To the extent he claims his threats were conditioned on his dispute not being resolved, his argument fails. Plato's use of conditional language does not diminish the credibility of his threats. As we have before noted, “[t]hreats are, by definition, expressions of an intention to do a future thing, and, thus, to some degree, all threats are conditional.” Roar v. State, 52 N.E.3d 940, 943 (Ind. Ct. App. 2016), adopted in relevant part by Roar v. State, 54 N.E.3d 1001, 1002 (Ind. 2016) (citing I.C. 35-45-2-1(d)). While conditional language of the threat may be considered as evidence of the defendant's intent, it is not dispositive. Id.
 Here, the alleged condition upon which Plato's threats were based was resolution of his dispute in his favor, including return of personal items he claims were seized outside the scope of a search warrant and a random demand for nearly two million dollars. Aside from the fact that it is unlikely that Plato's demands will be resolved to his satisfaction, it remains that his threats were more likely intended to place his victims in fear for a prior lawful act. The evidence establishes by a preponderance of the evidence that Plato committed, at the very least, one act of intimidation. A condition of Plato's suspended sentence was that he “[o]bey all municipal, state, and federal laws, and behave well in society.” Appellant's Appendix Vol. II at 99. By writing letters threatening physical harm to Sheriff Mellinger and Detective Dwiggins, Plato clearly violated a condition of his suspended sentence. The evidence is sufficient to support he trial court's revocation of Plato's suspended sentence.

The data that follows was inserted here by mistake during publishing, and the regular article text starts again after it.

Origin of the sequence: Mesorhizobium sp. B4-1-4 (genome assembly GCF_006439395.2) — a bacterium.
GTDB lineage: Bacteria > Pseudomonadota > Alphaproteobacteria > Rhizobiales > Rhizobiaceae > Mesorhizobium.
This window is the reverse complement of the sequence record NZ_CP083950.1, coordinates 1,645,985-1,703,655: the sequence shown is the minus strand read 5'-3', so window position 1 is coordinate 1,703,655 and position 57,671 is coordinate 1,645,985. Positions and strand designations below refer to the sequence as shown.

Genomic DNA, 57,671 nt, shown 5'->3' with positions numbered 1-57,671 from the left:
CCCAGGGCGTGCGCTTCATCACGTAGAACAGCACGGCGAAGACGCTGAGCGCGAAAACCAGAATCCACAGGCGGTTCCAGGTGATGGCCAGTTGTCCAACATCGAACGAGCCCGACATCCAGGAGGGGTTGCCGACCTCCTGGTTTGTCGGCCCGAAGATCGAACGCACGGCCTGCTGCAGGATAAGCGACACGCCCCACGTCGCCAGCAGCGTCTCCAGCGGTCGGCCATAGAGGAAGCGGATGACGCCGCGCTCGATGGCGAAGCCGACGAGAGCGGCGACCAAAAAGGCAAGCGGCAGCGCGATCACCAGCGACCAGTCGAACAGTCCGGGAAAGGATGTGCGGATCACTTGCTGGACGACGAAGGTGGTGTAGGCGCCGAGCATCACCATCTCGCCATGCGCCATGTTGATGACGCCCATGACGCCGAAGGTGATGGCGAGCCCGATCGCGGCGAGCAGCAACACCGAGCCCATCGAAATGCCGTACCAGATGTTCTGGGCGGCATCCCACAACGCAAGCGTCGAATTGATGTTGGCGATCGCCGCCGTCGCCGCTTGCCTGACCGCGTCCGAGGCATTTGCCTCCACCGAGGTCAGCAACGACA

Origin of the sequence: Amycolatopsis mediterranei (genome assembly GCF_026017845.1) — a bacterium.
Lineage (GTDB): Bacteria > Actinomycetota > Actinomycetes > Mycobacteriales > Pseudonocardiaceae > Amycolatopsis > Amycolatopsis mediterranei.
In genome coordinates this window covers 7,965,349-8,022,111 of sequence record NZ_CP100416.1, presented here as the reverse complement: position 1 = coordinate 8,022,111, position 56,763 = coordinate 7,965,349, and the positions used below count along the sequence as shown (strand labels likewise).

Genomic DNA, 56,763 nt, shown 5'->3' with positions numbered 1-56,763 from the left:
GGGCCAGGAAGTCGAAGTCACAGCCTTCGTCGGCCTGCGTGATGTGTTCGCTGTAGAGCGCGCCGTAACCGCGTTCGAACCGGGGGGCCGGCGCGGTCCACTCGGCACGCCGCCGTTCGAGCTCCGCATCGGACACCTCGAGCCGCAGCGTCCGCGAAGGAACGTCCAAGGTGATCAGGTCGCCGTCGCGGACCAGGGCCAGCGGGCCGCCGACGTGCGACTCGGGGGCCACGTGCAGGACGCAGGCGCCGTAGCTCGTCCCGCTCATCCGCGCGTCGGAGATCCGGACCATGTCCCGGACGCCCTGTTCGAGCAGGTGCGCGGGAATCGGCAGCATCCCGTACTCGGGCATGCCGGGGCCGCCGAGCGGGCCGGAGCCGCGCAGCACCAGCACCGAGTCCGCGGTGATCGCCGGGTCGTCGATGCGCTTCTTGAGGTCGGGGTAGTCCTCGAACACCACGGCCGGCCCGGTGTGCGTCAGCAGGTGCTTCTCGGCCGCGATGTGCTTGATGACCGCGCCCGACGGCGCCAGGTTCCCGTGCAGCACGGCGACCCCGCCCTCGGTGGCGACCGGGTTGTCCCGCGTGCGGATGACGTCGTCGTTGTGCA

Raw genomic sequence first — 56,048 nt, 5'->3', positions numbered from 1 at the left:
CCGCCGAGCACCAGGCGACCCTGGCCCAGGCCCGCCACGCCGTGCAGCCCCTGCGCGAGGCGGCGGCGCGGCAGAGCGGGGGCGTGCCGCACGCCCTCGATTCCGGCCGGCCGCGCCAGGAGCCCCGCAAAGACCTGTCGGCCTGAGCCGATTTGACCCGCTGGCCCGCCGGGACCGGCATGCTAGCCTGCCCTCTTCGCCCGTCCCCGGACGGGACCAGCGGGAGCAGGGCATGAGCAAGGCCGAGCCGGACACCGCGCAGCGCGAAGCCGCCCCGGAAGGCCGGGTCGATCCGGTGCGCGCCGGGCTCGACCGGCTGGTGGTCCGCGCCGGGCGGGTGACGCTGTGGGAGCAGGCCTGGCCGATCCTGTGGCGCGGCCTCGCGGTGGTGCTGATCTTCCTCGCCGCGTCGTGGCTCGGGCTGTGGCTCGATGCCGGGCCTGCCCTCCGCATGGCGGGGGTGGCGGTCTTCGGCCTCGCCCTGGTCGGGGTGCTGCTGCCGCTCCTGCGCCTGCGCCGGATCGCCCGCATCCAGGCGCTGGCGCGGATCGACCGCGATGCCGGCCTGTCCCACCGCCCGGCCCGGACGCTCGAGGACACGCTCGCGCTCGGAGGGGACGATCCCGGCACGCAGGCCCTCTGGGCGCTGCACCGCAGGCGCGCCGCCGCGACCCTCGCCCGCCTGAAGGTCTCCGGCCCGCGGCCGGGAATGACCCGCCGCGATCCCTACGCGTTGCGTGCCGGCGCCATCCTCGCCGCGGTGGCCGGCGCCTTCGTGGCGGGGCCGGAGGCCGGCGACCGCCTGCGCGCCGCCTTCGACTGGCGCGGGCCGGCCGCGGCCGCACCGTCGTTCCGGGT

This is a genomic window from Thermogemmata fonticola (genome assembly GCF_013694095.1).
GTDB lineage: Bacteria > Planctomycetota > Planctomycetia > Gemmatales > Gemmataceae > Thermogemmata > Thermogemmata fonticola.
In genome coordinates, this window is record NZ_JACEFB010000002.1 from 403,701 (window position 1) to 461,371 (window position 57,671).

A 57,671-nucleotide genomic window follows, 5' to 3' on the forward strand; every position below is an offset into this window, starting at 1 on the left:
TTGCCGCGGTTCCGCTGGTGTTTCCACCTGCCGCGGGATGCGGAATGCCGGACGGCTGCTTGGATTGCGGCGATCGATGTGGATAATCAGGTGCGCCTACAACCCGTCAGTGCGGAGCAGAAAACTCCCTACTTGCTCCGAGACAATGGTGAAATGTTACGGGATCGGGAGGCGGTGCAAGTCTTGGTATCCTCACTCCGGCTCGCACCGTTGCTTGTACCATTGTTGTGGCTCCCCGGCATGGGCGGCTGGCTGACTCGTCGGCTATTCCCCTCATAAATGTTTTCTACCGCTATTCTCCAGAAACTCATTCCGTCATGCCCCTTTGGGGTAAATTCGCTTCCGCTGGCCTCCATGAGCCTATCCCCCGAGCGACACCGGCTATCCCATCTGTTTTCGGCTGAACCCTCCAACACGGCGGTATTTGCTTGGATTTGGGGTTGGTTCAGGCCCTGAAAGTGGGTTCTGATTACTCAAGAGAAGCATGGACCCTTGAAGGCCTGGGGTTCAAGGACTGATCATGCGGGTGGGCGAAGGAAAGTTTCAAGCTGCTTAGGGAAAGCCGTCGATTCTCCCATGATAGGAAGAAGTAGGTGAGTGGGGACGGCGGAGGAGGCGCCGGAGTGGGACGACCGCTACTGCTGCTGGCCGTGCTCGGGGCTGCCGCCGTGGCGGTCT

2. Abuse of Discretion